In detail

The bet

The bet

A person wants to get 5,000 euros playing a game of chance that involves betting an amount of money, which must always be a multiple of 1,000, so that, if he wins, he recovers twice as much and if he loses he runs out of money. bet money.

The player starts with 1,000 euros and always plays on each bet in the riskiest way possible to achieve exactly his goal by applying logic. Thus, for example: if you have 2,000 euros, you will play 2,000, while if you had achieved 3,000 euros you would not play them in full, but you would only bet 2,000 euros, since in the case of winning you would get 5,000 euros and if you lost would be with 1,000, with the possibility of playing again.

If we know that the probability of winning or losing in each bet is the same,

How likely are you to get 5,000 euros?

Solution

Let's analyze the different options that our player has. Start with 1000 euros and have a 1/2 chance of losing them and 1/2 of getting 2000.

In case you have 2000, you will bet everything, and again you have 1/2 chances of losing everything and 1/2 of getting 4000.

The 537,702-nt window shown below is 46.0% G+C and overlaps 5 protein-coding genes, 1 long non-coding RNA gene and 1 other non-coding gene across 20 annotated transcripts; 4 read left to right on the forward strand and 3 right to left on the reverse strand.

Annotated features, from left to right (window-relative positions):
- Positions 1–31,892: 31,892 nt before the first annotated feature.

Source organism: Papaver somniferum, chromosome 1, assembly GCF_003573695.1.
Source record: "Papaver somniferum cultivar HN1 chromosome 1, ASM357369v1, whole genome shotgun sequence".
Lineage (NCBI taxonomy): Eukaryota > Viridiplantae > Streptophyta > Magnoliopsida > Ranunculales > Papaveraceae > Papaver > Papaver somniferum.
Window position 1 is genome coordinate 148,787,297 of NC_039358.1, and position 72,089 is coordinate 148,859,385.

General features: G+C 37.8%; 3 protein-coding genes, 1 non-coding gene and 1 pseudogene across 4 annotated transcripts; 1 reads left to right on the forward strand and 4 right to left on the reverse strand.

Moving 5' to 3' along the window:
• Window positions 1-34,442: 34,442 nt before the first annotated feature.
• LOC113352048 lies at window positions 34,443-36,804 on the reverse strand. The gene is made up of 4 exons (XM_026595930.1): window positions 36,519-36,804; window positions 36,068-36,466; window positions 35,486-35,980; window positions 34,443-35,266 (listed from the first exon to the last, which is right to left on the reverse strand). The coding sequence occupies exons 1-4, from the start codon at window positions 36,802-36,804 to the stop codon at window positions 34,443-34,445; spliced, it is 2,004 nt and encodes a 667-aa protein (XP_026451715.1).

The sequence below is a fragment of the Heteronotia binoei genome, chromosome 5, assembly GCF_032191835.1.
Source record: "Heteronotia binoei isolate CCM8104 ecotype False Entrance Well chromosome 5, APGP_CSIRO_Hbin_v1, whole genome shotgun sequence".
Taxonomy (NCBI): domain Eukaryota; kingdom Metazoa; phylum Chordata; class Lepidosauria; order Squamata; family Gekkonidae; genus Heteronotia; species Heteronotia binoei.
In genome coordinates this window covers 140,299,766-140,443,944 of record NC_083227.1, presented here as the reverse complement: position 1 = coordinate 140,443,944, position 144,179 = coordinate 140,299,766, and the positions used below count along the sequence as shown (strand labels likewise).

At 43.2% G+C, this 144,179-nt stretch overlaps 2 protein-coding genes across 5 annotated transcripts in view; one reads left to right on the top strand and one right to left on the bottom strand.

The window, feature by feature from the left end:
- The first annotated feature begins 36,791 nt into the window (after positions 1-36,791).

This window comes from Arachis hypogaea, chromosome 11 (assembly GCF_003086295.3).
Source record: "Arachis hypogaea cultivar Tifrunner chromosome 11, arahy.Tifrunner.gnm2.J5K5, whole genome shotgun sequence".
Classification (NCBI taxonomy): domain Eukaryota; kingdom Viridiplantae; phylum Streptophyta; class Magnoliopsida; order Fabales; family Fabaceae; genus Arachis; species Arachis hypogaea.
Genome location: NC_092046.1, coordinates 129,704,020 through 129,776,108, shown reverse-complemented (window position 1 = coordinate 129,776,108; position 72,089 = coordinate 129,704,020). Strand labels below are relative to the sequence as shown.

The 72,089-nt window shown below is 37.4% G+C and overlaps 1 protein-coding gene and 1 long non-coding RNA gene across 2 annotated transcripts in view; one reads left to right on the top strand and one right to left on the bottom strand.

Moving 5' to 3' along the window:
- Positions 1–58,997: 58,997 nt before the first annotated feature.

If you have 4000, you will bet only 1,000 and you will have a 1/2 chance of becoming 3000 and 1/2 of successfully finishing the game

Finally, if you play with 3000, you will have 1/2 of probability of winning and 1/2 of having 1000 again.

We can make a system of equations with the probabilities of winning and losing from each of the quantities. We can call P1 the probability of winning if you have 1000, P2 the probability of winning if you have 2000, P3 which you have to win if you have 3000, and P4 if you have 4000. Since all these situations are unstable, except losing everything or win, we know that the probability of winning and losing adds up in any case.

If we imagine that we repeat the experience many times, it is easy to think that half of those who start with 1000 euros lose, while half start to have 2000. Therefore, P1 = P2 / 2. Of those who have 2000, the same happens, so P2 = P4 / 2. In the same way, P4 = 1/2 + P3, and P3 = 1/2 + P1. In this way, we have a system of four equations with four unknowns. Eliminating P4 first, we have that P1 = P2 / 2, P2 = 1/4 + P3 / 4 and P3 = 1/2 + P1 / 2.
After eliminating P3, we have that P1 = P2 / 2 and P2 = 3/8 + P1 / 8, where P1 = 3/16 + P1 / 16, that is, that 16P1 = 3 + P1, where P1 = 1/5.